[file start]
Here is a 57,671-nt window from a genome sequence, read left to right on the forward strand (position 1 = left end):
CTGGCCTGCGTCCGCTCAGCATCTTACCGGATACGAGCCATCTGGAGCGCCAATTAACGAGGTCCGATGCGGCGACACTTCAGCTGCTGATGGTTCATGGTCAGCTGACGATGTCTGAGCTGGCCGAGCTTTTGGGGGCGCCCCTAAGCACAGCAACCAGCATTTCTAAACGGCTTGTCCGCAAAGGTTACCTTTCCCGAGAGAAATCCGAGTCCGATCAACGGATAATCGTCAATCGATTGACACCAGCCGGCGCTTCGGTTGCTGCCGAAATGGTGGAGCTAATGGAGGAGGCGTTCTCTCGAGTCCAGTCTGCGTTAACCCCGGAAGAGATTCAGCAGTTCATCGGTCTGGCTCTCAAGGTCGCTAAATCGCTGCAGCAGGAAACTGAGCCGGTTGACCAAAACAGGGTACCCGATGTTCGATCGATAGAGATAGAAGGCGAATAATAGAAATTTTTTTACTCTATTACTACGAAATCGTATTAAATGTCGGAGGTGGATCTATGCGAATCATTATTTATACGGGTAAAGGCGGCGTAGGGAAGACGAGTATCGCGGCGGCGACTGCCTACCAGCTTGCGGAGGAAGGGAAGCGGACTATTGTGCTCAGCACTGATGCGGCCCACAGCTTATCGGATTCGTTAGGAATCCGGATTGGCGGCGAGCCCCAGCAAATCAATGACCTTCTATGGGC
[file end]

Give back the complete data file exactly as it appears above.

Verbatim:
Here is a 57,671-nt window from a genome sequence, read left to right on the forward strand (position 1 = left end):
CTGGCCTGCGTCCGCTCAGCATCTTACCGGATACGAGCCATCTGGAGCGCCAATTAACGAGGTCCGATGCGGCGACACTTCAGCTGCTGATGGTTCATGGTCAGCTGACGATGTCTGAGCTGGCCGAGCTTTTGGGGGCGCCCCTAAGCACAGCAACCAGCATTTCTAAACGGCTTGTCCGCAAAGGTTACCTTTCCCGAGAGAAATCCGAGTCCGATCAACGGATAATCGTCAATCGATTGACACCAGCCGGCGCTTCGGTTGCTGCCGAAATGGTGGAGCTAATGGAGGAGGCGTTCTCTCGAGTCCAGTCTGCGTTAACCCCGGAAGAGATTCAGCAGTTCATCGGTCTGGCTCTCAAGGTCGCTAAATCGCTGCAGCAGGAAACTGAGCCGGTTGACCAAAACAGGGTACCCGATGTTCGATCGATAGAGATAGAAGGCGAATAATAGAAATTTTTTTACTCTATTACTACGAAATCGTATTAAATGTCGGAGGTGGATCTATGCGAATCATTATTTATACGGGTAAAGGCGGCGTAGGGAAGACGAGTATCGCGGCGGCGACTGCCTACCAGCTTGCGGAGGAAGGGAAGCGGACTATTGTGCTCAGCACTGATGCGGCCCACAGCTTATCGGATTCGTTAGGAATCCGGATTGGCGGCGAGCCCCAGCAAATCAATGACCTTCTATGGGC